When an unexpected tragedy befalls an amateur game inventor, his wife and a rival make a pact to share in the spoils of his invention. But when that invention becomes an international sensation, the pair chart different courses in their own lives, until desire brings them together again for one final game. Adam Pinney’s THE ARBALEST is a wildly inventive comedy that takes the details and design of the 1960s and 70s to new heights, turning a tale of unrequited love into an alternate reality where a beloved toy brings wild success and never-ending suffering.
Director Adam Pinney talks candidly with Montclair Film Festival 2016 about the inspiration for this film and the creative process behind it.
Reviewers have been hard-pressed to describe your film or pigeonhole it by genre. How do you describe THE ARBALEST in your own words, and what genre, if any, do you feel would best represent the tone of the film?
Adam: I do think this is a rare sort of film that is a different genre to different people, and at this point, I enjoy the reaction that it gets, and how it takes away certain expectation from an audience. When you are told something is a comedy, then you go in expecting to laugh, or if you go in thinking it’s a drama, you expect to be moved in some way, and different people react so differently to the same situation. The way different ideas and moments hit you in this film offer so many varied reactions, and I think that makes for interesting cinema.
What made you want to tell this particular story and why did you choose to set the story during the late 60s-70s?
Adam: I wanted to tell a story about male entitlement and the dangers that leads to. Foster Kalt, the main character, is an adult who treats his feelings and obsessions in a way that an adolescent would and, for me, that was a fitting analogy to how the broader views of power and control seem to work.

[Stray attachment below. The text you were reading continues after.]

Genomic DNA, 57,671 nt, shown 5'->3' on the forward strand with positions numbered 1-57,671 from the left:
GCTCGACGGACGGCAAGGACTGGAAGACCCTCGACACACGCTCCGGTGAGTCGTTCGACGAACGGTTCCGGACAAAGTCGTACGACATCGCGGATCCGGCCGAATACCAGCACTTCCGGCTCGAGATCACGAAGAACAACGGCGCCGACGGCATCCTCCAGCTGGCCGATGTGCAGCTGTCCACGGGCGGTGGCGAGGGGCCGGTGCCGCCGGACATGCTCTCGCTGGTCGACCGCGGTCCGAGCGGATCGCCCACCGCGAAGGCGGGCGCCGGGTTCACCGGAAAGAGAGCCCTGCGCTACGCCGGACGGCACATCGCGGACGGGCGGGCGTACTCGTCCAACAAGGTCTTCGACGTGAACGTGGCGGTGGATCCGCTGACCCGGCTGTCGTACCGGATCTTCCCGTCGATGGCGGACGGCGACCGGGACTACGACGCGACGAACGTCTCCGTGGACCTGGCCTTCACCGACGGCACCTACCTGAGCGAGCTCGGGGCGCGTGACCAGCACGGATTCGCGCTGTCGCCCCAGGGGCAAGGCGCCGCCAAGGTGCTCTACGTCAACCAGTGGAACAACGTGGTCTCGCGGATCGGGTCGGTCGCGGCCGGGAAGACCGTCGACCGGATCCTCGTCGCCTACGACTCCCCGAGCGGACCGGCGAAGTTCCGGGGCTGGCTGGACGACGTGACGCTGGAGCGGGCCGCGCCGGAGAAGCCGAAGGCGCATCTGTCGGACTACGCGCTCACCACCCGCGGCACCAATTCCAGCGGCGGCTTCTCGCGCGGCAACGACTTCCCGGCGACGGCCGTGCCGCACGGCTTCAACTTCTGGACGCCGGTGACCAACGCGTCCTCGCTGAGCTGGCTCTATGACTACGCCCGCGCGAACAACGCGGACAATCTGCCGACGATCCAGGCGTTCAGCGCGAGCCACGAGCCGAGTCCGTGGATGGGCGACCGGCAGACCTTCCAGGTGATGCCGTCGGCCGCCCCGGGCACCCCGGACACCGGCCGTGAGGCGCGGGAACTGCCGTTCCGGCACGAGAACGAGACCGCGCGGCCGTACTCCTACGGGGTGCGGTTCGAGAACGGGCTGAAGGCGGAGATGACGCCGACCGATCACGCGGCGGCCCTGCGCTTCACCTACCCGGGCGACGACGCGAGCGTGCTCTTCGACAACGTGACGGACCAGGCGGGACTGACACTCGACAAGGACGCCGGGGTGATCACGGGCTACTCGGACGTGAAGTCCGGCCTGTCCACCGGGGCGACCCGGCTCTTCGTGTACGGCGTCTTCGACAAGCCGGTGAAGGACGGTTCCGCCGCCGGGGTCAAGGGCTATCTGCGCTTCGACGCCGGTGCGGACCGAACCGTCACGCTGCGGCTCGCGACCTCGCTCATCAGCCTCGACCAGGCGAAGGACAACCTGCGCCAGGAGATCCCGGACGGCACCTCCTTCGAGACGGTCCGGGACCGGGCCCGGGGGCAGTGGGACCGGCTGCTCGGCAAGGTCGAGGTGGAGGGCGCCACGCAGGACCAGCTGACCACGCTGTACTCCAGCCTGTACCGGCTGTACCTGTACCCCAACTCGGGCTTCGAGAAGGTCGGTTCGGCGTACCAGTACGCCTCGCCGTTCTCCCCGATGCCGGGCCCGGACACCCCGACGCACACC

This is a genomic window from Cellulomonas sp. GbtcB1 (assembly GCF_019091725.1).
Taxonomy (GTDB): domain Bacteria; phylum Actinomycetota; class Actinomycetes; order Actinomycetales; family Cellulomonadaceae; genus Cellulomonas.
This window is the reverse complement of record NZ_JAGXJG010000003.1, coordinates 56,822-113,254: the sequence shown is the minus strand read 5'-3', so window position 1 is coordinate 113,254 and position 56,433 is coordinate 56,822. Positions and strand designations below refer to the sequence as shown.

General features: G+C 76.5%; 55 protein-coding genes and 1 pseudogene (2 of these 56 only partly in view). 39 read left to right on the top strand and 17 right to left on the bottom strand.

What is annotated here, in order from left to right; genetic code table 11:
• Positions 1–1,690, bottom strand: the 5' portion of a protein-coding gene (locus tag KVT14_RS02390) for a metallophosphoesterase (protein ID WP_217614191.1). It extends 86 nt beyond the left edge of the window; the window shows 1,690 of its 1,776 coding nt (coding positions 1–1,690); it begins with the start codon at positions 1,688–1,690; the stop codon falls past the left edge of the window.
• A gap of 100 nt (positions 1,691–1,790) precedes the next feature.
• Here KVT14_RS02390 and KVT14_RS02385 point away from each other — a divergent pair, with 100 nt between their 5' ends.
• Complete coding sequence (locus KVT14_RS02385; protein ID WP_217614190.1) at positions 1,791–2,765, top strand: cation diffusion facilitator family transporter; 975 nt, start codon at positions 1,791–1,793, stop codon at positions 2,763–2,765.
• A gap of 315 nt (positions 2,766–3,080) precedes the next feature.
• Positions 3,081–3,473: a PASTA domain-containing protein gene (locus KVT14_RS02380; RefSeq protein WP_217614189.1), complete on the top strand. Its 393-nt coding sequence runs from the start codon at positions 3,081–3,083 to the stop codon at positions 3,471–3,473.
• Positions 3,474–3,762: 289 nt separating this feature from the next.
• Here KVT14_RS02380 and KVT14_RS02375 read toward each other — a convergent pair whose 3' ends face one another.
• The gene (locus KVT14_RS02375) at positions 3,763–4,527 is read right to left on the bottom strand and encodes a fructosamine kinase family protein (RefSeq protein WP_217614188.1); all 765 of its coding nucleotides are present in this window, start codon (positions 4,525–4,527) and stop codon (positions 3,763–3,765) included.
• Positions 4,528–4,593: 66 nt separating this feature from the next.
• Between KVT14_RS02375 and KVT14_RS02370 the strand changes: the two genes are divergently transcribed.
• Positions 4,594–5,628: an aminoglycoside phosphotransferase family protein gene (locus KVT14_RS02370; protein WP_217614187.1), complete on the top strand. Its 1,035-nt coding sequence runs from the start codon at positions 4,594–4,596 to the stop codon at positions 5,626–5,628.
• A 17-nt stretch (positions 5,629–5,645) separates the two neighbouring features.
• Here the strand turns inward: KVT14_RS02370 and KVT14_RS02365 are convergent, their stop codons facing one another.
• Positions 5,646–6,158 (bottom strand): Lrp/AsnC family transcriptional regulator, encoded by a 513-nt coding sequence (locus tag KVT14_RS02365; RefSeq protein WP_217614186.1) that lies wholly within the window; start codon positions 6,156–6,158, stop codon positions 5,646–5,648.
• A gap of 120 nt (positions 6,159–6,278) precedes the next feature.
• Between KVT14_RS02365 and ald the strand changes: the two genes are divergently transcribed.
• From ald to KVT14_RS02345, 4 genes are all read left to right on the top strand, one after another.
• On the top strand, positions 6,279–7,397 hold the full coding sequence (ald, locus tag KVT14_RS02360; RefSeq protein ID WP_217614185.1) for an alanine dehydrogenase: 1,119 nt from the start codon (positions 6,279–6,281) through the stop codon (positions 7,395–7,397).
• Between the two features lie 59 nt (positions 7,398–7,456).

It takes place in the 60s and 70s because a lot of my influences for the character stem from this period. It also is a sort of alternate-history piece, so putting it in the past allows opportunities to subvert the world you think you know. It also was just fun to be able to create sets and costumes and play in that space for a little while.
You’ve said that THE ARBALEST was a highly personal project. What feelings and/or personal experiences did you draw upon to create the storyline/characters?
Adam: I think this is one case where I might have been misquoted. While any project of this magnitude is going to be personal, based solely on the effort and time put into it, I wouldn’t say it’s something that comes from a very personal place for me.
Most of the feelings I put into the character come from the way I felt when I was 14 or 15, and I know many men who also felt this way when they were teens – that they were owed this returned affection from the girls they liked. Foster presented an opportunity to see those feelings from an outsider’s perspective, or from the perspective of someone who has matured in their thoughts about how we treat women in society.